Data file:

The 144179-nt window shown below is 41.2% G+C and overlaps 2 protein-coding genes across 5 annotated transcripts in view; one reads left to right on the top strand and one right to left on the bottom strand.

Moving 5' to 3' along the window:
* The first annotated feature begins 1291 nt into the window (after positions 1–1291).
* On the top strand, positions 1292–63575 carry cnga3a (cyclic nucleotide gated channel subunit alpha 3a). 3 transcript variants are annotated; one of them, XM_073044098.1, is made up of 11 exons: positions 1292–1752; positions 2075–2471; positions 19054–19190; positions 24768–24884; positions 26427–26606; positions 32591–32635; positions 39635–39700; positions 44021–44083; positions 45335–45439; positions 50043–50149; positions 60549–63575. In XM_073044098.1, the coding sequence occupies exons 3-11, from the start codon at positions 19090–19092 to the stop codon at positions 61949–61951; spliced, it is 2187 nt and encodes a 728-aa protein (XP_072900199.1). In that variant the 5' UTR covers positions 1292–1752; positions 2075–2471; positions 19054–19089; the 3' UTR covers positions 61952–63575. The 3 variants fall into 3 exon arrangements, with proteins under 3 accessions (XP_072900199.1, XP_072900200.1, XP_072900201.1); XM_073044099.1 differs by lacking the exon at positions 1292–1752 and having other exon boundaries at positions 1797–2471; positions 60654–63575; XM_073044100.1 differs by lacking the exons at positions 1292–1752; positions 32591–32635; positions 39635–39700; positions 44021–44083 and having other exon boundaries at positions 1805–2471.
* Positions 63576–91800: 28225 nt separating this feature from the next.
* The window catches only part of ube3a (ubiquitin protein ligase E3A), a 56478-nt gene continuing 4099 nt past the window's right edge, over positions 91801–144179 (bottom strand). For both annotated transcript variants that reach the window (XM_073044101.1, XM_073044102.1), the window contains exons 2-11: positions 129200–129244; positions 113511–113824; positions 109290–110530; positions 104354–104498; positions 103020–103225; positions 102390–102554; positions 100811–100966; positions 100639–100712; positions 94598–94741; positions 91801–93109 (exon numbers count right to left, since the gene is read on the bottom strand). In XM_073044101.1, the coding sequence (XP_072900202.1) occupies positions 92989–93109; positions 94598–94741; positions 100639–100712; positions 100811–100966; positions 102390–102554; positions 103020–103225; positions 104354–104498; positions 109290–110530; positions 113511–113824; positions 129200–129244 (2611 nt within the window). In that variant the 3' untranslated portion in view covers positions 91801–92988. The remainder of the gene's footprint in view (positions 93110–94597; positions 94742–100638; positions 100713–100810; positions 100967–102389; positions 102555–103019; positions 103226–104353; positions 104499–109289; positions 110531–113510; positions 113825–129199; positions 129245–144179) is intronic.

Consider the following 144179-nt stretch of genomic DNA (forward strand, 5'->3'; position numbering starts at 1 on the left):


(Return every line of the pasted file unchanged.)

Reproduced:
The 144179-nt window shown below is 41.2% G+C and overlaps 2 protein-coding genes across 5 annotated transcripts in view; one reads left to right on the top strand and one right to left on the bottom strand.

Moving 5' to 3' along the window:
* The first annotated feature begins 1291 nt into the window (after positions 1–1291).
* On the top strand, positions 1292–63575 carry cnga3a (cyclic nucleotide gated channel subunit alpha 3a). 3 transcript variants are annotated; one of them, XM_073044098.1, is made up of 11 exons: positions 1292–1752; positions 2075–2471; positions 19054–19190; positions 24768–24884; positions 26427–26606; positions 32591–32635; positions 39635–39700; positions 44021–44083; positions 45335–45439; positions 50043–50149; positions 60549–63575. In XM_073044098.1, the coding sequence occupies exons 3-11, from the start codon at positions 19090–19092 to the stop codon at positions 61949–61951; spliced, it is 2187 nt and encodes a 728-aa protein (XP_072900199.1). In that variant the 5' UTR covers positions 1292–1752; positions 2075–2471; positions 19054–19089; the 3' UTR covers positions 61952–63575. The 3 variants fall into 3 exon arrangements, with proteins under 3 accessions (XP_072900199.1, XP_072900200.1, XP_072900201.1); XM_073044099.1 differs by lacking the exon at positions 1292–1752 and having other exon boundaries at positions 1797–2471; positions 60654–63575; XM_073044100.1 differs by lacking the exons at positions 1292–1752; positions 32591–32635; positions 39635–39700; positions 44021–44083 and having other exon boundaries at positions 1805–2471.
* Positions 63576–91800: 28225 nt separating this feature from the next.
* The window catches only part of ube3a (ubiquitin protein ligase E3A), a 56478-nt gene continuing 4099 nt past the window's right edge, over positions 91801–144179 (bottom strand). For both annotated transcript variants that reach the window (XM_073044101.1, XM_073044102.1), the window contains exons 2-11: positions 129200–129244; positions 113511–113824; positions 109290–110530; positions 104354–104498; positions 103020–103225; positions 102390–102554; positions 100811–100966; positions 100639–100712; positions 94598–94741; positions 91801–93109 (exon numbers count right to left, since the gene is read on the bottom strand). In XM_073044101.1, the coding sequence (XP_072900202.1) occupies positions 92989–93109; positions 94598–94741; positions 100639–100712; positions 100811–100966; positions 102390–102554; positions 103020–103225; positions 104354–104498; positions 109290–110530; positions 113511–113824; positions 129200–129244 (2611 nt within the window). In that variant the 3' untranslated portion in view covers positions 91801–92988. The remainder of the gene's footprint in view (positions 93110–94597; positions 94742–100638; positions 100713–100810; positions 100967–102389; positions 102555–103019; positions 103226–104353; positions 104499–109289; positions 110531–113510; positions 113825–129199; positions 129245–144179) is intronic.

Consider the following 144179-nt stretch of genomic DNA (forward strand, 5'->3'; position numbering starts at 1 on the left):